ByRudie Obias, writer at Creators.co
Pop Culture and Movie Blogger (mental _floss and UPROXX). Film Geek. Charming Man. Always Asian. NYC. Follow me @Rudie_Obias.
Rudie Obias

At this point, Marvel Studios is an unstoppable force! Iron Man 3, Thor: The Dark World, Captain America: The Winter Soldier, and [Guardians of the Galaxy](movie:424073) continue to march on as a global pop culture phenomenon. With the release of [The Avengers: Age Of Ultron](movie:293035) in a few months, it's easy to see that Marvel has no plans for slowing down anytime soon.

Before Marvel Studios became the prototype for superhero movies, the comic book entertainment company was on the verge of bankruptcy and folding altogether in the mid-90s. One of the reasons why Marvel is currently where it is today in pop culture is because it sold off the movie rights to some of its more popular properties as a way to generate more revenue. Marvel sold off X-Men, Fantastic Four, and Daredevil to Fox, The Hulk went to Universal, while Spider-Man found a new home at Sony. The early superhero movies of the late 90s and early 2000s crashed and burned, while we're currently experiencing a new era of superhero movies with mature themes, darker tones, and complex storytelling. With Marvel leading the way for modern superhero movies, does the comic book movie studio need Spider-Man or the X-Men anymore?

Fantastic Four
Fantastic Four

It's unclear how Josh Trank's [The Fantastic Four](movie:34667) reboot will turn out, but I'm more than willing to give it the benefit of the doubt. He's an interesting up-and-coming young director, so seeing his follow up to Chronicle should be something worth watching. Everything we've seen from the film from its casting to leaked set photos points that it has something more to it than the first two Fantastic Four movies put together, so for the time being Fox has carte blanche with the struggling franchise.

As for the X-Men, I really think Lauren Shuler Donner, and Bryan Singer are doing a great job with the franchise, so I think it should stay with Fox. X-Men: Days of Future Past really surpassed my expectations, as I consider it one of the best in the series. The future does look bright for the franchise, but doesn't have that same kind of success as a Captain America: The Winter Soldier or Guardians of the Galaxy. Could Marvel Studios do a better job with the X-Men than Fox?

X-Men
X-Men

After eight years of inactivity, Fox let the film rights to Daredevil lapse, so the man without fear returns to Marvel Studios. While the comic book movie studio has no plans to make a big screen version of Daredevil, they are planning a new TV series on Netflix for 2015. Marvel will also expand Daredevil's universe with The Defenders mini-series, which will include Jessica Jones, Luke Cage, and Iron Fist. If Marvel gets the film rights of Spider-Man (or the X-Men) back, I can easily see them do the same thing with introducing lesser known characters with more popular ones.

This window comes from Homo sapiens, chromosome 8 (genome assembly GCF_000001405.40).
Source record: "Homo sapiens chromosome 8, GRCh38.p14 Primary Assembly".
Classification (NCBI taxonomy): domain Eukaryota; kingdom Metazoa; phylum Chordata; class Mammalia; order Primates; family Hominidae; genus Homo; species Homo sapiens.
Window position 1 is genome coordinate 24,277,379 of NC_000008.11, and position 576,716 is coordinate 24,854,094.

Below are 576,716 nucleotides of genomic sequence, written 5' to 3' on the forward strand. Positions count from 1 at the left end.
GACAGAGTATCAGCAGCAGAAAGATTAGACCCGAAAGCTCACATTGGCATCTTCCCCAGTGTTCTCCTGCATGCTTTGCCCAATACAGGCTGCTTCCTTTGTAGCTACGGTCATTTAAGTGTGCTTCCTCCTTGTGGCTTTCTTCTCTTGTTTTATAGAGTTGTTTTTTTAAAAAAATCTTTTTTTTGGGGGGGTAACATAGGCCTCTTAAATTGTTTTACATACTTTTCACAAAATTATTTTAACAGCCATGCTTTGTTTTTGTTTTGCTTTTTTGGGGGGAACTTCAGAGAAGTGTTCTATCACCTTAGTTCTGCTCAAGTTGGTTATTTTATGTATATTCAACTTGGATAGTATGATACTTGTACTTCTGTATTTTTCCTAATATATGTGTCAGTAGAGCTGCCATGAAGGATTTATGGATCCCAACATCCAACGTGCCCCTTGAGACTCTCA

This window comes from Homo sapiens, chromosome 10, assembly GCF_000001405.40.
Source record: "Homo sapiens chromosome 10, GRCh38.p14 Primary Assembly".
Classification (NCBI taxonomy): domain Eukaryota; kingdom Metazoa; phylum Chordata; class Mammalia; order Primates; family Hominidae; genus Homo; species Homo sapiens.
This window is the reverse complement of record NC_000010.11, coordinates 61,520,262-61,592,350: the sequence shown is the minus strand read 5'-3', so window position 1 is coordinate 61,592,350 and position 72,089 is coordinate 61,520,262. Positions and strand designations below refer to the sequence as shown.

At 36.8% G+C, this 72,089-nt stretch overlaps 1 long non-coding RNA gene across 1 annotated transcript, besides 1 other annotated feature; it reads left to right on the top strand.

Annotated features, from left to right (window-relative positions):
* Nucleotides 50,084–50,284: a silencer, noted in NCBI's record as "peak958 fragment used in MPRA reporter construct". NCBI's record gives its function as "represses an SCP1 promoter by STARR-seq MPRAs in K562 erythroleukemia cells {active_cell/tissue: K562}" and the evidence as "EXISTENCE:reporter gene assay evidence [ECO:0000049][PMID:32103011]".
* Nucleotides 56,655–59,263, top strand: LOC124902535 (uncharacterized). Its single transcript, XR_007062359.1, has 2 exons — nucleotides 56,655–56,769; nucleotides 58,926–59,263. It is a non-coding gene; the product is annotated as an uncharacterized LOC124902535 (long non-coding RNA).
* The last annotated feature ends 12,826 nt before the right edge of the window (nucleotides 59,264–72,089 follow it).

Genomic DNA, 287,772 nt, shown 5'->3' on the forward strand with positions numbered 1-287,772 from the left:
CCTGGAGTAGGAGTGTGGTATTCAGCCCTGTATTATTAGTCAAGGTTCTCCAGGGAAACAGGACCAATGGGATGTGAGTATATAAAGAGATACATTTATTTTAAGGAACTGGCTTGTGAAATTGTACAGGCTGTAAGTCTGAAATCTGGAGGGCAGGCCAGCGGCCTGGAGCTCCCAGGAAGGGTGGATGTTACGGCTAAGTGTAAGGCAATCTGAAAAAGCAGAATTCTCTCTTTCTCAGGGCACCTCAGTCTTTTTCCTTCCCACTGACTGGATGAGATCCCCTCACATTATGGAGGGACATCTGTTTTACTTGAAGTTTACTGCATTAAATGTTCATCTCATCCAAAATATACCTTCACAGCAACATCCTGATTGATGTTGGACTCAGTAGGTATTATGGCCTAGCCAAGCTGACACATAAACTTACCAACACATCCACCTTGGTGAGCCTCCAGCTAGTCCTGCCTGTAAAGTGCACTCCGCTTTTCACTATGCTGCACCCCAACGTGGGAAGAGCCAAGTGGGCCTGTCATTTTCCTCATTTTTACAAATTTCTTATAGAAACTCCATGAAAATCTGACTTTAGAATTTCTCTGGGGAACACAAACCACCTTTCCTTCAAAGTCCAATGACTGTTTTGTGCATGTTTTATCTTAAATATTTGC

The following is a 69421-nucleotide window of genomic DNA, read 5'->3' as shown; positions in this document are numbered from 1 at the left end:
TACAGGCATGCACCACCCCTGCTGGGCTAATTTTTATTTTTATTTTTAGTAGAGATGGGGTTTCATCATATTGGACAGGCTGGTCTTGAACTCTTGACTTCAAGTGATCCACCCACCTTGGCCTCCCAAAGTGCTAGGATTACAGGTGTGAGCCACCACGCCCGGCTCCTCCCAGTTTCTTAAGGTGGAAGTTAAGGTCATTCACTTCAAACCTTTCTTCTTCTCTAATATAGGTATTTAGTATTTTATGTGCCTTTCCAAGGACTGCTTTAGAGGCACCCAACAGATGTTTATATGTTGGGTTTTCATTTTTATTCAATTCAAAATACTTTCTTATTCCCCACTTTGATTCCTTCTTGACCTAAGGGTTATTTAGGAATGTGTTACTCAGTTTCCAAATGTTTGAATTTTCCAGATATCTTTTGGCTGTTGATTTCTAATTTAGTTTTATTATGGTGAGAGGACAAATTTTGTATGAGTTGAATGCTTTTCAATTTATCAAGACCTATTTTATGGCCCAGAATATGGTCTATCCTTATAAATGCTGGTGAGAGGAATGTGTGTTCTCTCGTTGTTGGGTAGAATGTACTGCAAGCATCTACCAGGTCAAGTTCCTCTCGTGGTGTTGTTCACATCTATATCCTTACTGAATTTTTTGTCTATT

Universal Pictures once had the film rights to The Hulk, but the big guy's film rights reverted back to Marvel after Universal failed to make a new movie after Ang Lee's Hulk in 2003. Universal also partially own the rights to Namor the Sub-Mariner, but those are expected to expire and return back to Marvel. At the moment, Universal has no superhero movies or possible franchises in development.

Now the big one, Spider-Man. Sony released the first Spider-Man movie back in 2002 and completely re-invented the superhero genre with Sam Raimi in the director's chair. While the movie studio failed to capitalize on the Raimi/Tobey Maguire era of films after audience backlash against Spider-Man 3 in 2007, Sony rebooted the film franchise only five years later with The Amazing Spider-Man in 2012. While Andrew Garfield was an upgrade to play Spider-Man, his Peter Parker seemed too confident and self-assured for purists. The franchise's new director Marc Webb was a decided step back from a director like Raimi and it shows with the reboot's two films.

Guardians of the Galaxy
Guardians of the Galaxy

The Amazing Spider-Man is a weaker franchise and who would've thought back in 2002 that an unknown and obscure property like Guardians of the Galaxy would completely out gross Spider-Man in domestic movie markets. So does Marvel need Spider-Man these days? It certainly seems like it's the other way around, Spider-Man needs Marvel Studios.

With the success of Marvel's film franchises, the comic book movie studio is practically printing money when it comes to introducing new characters to its cinematic universe. Marvel has the Hulk and Daredevil back, and its only a matter of time before the have less popular characters like The Punisher and Ghost Rider back too. For now, X-Men seems like it's in good hands, but Spider-Man on the other hand needs an overall boost in quality and marketing. However, if Spider-Man joins The Avengers on the big screen, the sky's the limit for Spidey and friends.

What do you think? Does Marvel Need Spider-Man or the X-Men Back?

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